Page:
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A rifle owner takes aim at a hunting camp near Ottawa on Sept. 15, 2010. (Sean Kilpatrick/THE CANADIAN PRESS)
A rifle owner takes aim at a hunting camp near Ottawa on Sept. 15, 2010. (Sean Kilpatrick/THE CANADIAN PRESS)

Criminals don't use long guns, Tories say in scrapping registry Add to ...

Stephen Harper, who’s spent more than half a generation fighting the long-gun registry, is using his recently earned majority powers to scrap the database reviled by Conservative Party supporters.

Manitoba MP Candice Hoeppner, the face of Conservative opposition to the registry, celebrated the tabling of bill C-19 to kill the registry in Commons Tuesday with a news conference at an Ottawa-area farm.

She said the $2-billion spent on setting up and maintaining a long-gun registry was a waste of money, saying that most gun crimes are not committed with rifles or shotguns.

“That is money that should have been used to crack down on real crime and real criminals, not law-abiding farmers and hunters,” Ms. Hoeppner, the parliamentary secretary to the Minister of Public Safety, said.

The government cited a recent Statistics Canada report that said of 253 firearms used to commit murder between 2005 and 2009, nearly 70 per cent had never been registered.

Ms. Hoeppner said the long-gun registry failed to work because it’s “not the weapon of choice for criminals in Canada.”

“The majority of homicides committed in Canada, for example, do not involve long-guns at all; statistics have shown that long-guns – in other words rifles and shotguns – are not the problem,” she said.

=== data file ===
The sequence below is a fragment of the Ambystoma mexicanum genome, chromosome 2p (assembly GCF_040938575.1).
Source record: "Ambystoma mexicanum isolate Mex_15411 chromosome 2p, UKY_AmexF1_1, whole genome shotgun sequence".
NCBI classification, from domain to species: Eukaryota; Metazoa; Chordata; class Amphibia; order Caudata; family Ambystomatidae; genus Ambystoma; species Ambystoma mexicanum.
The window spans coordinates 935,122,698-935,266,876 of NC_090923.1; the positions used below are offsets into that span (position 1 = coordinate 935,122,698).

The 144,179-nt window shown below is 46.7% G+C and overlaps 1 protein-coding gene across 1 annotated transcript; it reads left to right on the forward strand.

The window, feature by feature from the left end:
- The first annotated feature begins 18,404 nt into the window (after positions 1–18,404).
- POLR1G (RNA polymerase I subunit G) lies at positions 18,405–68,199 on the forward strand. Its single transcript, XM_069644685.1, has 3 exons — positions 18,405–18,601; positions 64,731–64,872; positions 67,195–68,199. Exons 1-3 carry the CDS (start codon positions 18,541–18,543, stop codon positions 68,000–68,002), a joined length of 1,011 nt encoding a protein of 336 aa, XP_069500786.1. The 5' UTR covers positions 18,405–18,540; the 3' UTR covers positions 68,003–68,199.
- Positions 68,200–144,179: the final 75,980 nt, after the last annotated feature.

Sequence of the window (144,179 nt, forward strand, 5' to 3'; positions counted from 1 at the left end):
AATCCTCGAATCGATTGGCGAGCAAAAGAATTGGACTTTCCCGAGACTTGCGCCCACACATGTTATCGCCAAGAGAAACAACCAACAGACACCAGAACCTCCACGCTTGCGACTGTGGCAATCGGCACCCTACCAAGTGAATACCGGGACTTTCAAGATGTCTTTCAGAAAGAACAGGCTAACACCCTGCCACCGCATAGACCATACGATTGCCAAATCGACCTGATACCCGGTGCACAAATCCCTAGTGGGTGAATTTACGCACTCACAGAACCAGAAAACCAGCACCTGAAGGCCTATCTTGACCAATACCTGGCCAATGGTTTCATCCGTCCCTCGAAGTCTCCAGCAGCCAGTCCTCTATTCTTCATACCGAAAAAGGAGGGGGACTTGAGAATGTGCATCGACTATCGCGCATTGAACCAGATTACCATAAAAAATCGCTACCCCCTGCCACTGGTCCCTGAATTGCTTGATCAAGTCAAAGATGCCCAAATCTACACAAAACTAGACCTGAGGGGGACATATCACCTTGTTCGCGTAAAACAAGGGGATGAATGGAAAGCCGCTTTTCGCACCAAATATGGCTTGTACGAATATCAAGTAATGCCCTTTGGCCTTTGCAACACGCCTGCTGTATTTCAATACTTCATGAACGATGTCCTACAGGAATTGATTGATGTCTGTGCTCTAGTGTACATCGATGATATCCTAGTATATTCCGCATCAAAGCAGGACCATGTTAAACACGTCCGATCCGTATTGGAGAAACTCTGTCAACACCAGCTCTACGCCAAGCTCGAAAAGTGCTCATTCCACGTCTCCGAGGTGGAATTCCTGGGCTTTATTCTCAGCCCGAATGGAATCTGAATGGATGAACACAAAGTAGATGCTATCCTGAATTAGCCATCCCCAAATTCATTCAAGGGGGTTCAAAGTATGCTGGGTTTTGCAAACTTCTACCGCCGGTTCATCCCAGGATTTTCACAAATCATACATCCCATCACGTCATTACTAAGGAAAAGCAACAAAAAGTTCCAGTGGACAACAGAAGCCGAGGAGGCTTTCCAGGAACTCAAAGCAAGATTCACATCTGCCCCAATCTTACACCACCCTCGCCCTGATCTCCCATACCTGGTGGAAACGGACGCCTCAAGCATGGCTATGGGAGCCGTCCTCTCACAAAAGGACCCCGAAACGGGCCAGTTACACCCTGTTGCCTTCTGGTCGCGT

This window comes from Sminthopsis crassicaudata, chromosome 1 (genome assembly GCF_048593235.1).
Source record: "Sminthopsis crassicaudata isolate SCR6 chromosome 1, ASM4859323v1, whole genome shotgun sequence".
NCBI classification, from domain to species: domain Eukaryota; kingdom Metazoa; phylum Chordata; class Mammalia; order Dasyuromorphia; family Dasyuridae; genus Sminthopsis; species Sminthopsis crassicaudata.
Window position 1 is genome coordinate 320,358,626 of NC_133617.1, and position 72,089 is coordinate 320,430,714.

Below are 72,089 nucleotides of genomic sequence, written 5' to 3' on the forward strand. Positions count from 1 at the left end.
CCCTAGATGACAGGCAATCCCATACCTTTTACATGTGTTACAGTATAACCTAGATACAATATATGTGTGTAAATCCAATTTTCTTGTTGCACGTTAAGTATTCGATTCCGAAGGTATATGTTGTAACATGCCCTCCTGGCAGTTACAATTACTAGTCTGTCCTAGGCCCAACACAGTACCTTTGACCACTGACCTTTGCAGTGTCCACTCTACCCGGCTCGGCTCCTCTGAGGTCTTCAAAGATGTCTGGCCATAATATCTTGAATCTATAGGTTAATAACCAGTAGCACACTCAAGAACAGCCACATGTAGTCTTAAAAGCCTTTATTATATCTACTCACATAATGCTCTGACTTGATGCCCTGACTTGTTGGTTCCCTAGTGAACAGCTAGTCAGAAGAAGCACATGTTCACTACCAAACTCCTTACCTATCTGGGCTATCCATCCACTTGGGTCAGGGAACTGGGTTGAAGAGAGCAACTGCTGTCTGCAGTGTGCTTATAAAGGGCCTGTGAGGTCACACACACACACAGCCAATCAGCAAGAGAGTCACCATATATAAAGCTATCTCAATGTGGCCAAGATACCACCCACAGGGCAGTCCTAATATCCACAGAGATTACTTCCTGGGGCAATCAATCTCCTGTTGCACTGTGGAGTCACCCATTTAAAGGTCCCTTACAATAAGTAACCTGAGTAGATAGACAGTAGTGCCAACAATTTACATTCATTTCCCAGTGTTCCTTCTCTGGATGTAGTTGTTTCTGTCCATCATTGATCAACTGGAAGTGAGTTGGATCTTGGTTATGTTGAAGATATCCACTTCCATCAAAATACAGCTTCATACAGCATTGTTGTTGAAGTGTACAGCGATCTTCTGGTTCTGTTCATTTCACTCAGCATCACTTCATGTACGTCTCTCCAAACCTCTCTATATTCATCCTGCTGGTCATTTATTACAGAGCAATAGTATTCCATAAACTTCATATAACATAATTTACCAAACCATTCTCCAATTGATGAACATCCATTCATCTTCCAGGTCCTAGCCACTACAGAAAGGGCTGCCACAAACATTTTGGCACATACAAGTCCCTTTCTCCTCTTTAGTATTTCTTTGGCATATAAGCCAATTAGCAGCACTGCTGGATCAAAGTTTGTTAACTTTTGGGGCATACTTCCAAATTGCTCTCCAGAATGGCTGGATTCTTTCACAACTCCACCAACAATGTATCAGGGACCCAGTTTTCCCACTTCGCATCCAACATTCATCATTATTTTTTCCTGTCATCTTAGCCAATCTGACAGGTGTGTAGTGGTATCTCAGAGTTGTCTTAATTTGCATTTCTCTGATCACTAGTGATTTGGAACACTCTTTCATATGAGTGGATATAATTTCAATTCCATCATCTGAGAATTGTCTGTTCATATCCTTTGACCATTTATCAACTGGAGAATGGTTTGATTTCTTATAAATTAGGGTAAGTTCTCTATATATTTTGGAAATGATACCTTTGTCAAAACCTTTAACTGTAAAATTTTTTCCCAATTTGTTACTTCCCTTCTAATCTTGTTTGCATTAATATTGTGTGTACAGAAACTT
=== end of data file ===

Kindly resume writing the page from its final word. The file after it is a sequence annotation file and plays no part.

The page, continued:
The same Statscan report said that of 179 homicides using firearms in 2009, 24 per cent were committed using long guns: rifles and shotguns.

Part of the problem for the registry in recent years is that the Harper government removed the threat of prosecution for those who failed to register their guns.

The gun registry has been operating since 2001 and firearms owners have been required to register since January, 2003. When Mr. Harper’s Conservatives took office in 2006, though, they declared an amnesty for all rifle and shotgun owners facing prosecution for failing to register their firearms.

Ms. Hoeppner said the bill introduced will still require owners of restricted weapons – or firearms that have been prohibited – to register their guns.

She said the legislation will also destroy the nearly seven million records created by the registry on long-gun owners.

Canadians who want to buy guns in this country will still be required to have their criminal record checked and pass a firearms safety course before obtaining a license for the weapon.

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